Mills believes that sociological imagination is very essential to learn and survive as a society. These people study the social structure of institutions in order to study what these institutions are offering and how they are contributing to help with transforming society. They ensure that social change keeps happening for the betterment of society, they also believe that political institutions should be kept in check by the people as they are there for the people’s betterment.
Questioning the structural conditions that influence your life is the essence of utilizing your sociological imagination.
The Middle Class
The labor class had always been of interest to Mills, he strongly believed that the labor class was a strong force to decimate the monopoly of the corporate capitalist in economic, political and cultural terms. He further stated that mass society and culture were needed to affect the systems which were governing the society at that point of time. A mass society refers to the coming together of communities to form a mass in public society. In his famous book ‘White Collar’, he described the ‘new middle class’ as the people who were on white collar jobs with respectable salaries. He further predicted that the American work society would see a change from white collar preference to a more corporate setting. He believed that society would be divided and be governed by the entrepreneurs and workers leading by their mass way of life.
There were three basic themes which stood out in Mills’ book, the first being the rise of mass society and the power of the corporate society, the diversity of the new jobs which were created and the lack of political consciousness in the United States of America.
Personal Troubles and Public Issues
Mills gave the most distinct piece of writing on his approach to distinguish between personal troubles and public issues. The idea of ‘trouble’ is the concept originating from the individual’s character which is limited to only the limited areas in life or which directly affect them. The simple solution to these problems is to understand the problem and understand its point of origin. A direct definition which Mills gives out is the ‘values cherished by an individual are felt by him to be threatened’.
On the topic of “issues”, Mills defines them as the matters that transcend these local environments of the individual and the limited range of their life. An issue is often associated with a crisis which arises in the institutional arrangements. For instance, unemployment may be viewed and regarded as an issue as it is a problem of the masses and it affects them negatively. The issues can also arise from personal troubles; issues may be viewed as personal troubles which have taken rise to problem the masses.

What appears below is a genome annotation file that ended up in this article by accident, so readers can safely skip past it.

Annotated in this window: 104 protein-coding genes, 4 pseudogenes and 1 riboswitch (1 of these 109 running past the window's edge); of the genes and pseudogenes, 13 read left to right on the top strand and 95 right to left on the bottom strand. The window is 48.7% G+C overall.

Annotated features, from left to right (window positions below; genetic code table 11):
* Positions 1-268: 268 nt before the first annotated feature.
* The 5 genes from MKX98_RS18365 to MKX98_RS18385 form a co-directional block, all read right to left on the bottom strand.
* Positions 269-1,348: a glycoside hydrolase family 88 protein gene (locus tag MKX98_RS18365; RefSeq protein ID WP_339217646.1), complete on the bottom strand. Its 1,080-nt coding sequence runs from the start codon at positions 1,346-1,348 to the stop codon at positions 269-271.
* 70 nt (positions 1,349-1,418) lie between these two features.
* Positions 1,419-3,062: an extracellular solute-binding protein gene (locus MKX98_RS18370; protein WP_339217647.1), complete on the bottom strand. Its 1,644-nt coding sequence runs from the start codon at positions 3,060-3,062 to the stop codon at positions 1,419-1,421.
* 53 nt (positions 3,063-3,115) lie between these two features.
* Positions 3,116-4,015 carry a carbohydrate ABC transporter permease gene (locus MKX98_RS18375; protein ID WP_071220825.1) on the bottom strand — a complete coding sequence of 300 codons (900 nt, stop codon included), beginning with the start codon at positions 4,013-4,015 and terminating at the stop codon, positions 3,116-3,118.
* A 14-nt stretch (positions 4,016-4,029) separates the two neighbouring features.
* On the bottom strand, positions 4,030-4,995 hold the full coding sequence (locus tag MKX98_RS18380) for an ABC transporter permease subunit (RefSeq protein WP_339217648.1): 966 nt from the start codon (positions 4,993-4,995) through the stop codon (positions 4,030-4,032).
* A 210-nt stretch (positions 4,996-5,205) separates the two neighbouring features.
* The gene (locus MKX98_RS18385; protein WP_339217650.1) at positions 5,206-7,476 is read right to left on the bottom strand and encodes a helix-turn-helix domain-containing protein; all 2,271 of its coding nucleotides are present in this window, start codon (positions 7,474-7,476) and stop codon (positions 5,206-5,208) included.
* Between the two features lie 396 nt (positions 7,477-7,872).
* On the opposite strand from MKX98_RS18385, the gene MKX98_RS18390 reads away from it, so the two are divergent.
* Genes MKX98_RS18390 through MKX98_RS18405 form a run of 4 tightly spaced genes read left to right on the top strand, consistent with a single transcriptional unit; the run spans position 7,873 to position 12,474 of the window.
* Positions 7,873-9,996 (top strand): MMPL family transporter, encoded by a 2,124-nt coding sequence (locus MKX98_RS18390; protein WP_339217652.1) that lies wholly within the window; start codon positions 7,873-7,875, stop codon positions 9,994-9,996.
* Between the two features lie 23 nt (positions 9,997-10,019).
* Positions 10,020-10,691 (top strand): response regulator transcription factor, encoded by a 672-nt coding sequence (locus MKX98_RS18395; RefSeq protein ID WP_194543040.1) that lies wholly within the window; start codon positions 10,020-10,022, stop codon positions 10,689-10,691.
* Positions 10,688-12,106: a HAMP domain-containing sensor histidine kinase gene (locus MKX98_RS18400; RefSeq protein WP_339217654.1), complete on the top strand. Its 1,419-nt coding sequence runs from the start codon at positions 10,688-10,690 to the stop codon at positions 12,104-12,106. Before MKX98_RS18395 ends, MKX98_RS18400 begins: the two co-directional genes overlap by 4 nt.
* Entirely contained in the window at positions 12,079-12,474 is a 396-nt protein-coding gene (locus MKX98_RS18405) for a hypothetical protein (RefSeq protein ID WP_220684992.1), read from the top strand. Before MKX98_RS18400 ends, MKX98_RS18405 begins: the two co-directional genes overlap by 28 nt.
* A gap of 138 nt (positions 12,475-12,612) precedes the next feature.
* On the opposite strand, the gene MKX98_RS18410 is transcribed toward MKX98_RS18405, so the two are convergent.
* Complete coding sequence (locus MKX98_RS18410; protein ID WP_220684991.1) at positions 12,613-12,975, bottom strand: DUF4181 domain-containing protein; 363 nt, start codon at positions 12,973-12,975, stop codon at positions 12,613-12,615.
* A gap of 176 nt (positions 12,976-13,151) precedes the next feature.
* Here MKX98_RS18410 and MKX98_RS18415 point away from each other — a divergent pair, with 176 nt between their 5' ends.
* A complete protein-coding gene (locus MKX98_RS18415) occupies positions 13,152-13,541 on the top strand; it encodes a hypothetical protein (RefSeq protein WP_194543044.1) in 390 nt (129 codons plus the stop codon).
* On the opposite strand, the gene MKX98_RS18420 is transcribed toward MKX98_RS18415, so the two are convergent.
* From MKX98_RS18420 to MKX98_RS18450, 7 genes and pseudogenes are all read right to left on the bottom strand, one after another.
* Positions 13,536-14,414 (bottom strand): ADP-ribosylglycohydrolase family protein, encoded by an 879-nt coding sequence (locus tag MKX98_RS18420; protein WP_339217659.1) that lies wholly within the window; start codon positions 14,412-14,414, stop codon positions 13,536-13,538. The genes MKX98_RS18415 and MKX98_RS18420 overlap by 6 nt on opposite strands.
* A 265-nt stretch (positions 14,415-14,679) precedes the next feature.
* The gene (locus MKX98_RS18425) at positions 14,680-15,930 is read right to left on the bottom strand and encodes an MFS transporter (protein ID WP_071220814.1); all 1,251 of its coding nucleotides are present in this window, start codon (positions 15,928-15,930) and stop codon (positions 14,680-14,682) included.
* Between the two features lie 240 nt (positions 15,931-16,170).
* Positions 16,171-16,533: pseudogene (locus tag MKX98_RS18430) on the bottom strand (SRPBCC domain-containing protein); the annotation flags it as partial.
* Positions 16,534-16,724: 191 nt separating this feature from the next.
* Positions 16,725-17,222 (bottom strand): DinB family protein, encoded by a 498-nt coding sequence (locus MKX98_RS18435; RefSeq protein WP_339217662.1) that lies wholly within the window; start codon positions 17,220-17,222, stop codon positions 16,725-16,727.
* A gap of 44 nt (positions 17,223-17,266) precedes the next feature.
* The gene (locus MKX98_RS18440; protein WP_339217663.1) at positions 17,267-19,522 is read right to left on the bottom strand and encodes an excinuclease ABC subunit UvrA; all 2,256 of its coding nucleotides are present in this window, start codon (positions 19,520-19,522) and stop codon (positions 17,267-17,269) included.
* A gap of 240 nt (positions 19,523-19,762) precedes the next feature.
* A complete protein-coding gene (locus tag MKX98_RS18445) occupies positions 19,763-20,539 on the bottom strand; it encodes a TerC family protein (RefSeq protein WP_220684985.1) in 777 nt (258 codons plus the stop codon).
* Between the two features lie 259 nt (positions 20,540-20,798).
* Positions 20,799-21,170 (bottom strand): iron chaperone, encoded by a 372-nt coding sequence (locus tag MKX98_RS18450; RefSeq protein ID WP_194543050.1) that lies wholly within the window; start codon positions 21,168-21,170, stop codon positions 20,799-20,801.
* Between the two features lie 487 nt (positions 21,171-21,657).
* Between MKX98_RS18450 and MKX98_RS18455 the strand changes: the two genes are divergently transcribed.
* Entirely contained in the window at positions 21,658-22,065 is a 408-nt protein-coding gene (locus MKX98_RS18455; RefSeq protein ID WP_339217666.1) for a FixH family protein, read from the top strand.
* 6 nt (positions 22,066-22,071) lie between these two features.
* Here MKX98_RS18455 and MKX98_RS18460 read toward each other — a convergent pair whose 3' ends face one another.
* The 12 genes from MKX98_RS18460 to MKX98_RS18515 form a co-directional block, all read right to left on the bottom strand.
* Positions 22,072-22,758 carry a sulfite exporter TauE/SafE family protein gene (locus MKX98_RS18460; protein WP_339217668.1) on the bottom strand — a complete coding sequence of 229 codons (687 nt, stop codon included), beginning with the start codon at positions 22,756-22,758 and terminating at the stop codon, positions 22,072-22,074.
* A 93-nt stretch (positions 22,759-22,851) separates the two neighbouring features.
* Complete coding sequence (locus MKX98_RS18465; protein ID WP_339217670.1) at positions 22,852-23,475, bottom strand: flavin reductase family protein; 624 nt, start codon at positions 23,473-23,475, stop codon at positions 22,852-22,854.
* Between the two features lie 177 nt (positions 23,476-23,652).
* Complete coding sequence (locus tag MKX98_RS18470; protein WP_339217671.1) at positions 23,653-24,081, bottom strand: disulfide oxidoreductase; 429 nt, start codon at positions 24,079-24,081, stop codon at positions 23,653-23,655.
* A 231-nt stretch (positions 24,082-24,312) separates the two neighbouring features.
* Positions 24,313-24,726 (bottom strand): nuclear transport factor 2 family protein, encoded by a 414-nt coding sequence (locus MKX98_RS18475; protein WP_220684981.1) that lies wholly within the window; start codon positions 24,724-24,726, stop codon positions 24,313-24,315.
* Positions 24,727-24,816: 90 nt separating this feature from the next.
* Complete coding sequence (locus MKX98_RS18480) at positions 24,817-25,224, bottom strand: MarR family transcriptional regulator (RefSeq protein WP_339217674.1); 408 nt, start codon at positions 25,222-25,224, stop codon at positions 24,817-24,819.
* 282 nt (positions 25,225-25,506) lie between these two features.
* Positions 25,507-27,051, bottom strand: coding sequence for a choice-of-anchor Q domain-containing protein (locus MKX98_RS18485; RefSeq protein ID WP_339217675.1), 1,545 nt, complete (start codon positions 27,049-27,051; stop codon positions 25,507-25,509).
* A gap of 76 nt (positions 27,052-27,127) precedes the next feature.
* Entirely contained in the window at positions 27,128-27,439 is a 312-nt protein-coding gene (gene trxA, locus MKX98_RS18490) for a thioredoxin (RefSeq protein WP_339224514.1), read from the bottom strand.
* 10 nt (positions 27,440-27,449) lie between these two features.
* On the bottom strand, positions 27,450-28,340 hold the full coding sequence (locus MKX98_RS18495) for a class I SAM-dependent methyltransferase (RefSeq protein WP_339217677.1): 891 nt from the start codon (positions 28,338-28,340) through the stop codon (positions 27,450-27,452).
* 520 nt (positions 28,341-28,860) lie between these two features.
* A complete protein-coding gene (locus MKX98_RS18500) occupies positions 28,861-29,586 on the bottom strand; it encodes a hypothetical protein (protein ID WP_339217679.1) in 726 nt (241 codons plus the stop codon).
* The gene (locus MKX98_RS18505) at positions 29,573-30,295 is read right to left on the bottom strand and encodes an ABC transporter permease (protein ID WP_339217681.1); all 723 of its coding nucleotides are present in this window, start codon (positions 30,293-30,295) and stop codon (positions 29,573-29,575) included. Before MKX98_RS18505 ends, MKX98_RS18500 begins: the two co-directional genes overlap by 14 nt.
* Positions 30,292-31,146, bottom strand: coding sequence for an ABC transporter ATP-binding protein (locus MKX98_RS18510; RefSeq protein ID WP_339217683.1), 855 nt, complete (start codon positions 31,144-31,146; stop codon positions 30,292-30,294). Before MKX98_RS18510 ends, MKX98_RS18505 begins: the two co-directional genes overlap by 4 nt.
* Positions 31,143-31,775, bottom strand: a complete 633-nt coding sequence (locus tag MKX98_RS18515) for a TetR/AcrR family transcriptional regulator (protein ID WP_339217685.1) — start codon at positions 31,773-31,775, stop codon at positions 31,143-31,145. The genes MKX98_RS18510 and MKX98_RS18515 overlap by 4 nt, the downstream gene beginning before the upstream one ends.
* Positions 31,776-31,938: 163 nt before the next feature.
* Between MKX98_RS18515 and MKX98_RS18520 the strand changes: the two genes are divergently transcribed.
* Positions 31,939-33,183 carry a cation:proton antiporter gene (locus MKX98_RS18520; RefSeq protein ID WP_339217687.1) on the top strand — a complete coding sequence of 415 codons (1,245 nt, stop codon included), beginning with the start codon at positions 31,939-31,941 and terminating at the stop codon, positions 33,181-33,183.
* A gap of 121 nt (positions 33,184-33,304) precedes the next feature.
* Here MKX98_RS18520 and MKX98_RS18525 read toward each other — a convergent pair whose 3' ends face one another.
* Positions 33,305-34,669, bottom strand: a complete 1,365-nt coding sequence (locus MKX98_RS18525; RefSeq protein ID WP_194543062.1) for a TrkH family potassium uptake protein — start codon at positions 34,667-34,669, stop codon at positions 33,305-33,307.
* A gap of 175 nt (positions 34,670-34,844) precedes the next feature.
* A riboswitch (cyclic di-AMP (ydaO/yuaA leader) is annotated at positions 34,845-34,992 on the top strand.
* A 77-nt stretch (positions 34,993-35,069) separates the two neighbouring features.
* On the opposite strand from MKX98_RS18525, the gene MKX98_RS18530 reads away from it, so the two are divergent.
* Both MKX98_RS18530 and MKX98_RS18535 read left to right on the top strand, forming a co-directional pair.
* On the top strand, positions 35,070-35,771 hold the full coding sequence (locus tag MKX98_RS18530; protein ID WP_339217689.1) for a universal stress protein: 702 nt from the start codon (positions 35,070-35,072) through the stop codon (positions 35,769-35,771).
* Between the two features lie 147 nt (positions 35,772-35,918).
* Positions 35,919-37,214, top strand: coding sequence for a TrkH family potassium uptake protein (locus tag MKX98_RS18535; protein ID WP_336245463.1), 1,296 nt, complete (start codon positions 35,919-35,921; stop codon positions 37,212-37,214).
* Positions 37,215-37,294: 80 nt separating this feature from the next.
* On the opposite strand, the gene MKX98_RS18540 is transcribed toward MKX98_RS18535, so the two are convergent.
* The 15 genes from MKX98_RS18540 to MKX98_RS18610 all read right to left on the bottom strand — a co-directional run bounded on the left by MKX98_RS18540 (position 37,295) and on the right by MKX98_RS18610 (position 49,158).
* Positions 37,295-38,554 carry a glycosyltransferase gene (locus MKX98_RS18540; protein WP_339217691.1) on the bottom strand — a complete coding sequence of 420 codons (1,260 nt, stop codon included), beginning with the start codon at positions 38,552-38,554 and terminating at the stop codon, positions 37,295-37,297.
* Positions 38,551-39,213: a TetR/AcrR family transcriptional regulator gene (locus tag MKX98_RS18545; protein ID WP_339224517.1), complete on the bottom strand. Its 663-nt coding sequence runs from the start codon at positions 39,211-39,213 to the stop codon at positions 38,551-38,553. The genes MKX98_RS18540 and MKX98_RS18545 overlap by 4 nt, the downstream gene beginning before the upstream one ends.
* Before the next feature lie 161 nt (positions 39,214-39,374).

The Conflict Theory
Mills is regarded as the father of the modern conflict theory; he regards society as a dynamic entity constantly undergoing change as a result of competition over scarce resources. Most of these ideas have been originated from Marx’s theory on social sciences and sociology in the specification. The theory regards life competition and focuses on the distribution of resources, power, and resources. The conflict theory is better at explaining social change and the weaker at explaining social stability. There are some shortcomings of the theory, for instance, its shortcomings to explain the concept of stability and incremental change.
Mills strongly believed social structures are created because of the conflicts between differing interests. The people are directly influenced by the social structures which are formed and the usual differentiation is because of the power struggle between the “elite” and the “others”. He helped people answer the question, “Who benefits from these elements of the society?”, they become essential for studying an institution or phenomenon.
The New Left
Mills followed a political ideology known as the “new left”, where they campaigned for social issues such as civil and political rights, feminism, gay rights, abortion rights, gender roles, and drug policy reforms. There was some dilemma regarding how to view the approach of the new left, Mills was inspired by the Marx definition of society and politics, but the new left was seen as an opposition of the same. However, the new leftists did argue that it was merely a continuation of and revitalization of the traditional leftist goals.
There were people who self-identified themselves as the “new left”, completely rejected their involvement in the Marxist historical theory of class struggle leaving the basis of the ideology vague. Things took a very different turn in the United States of America; the movement was generally associated with anti-war-college-campus protest movements which included the Free Speech Movement.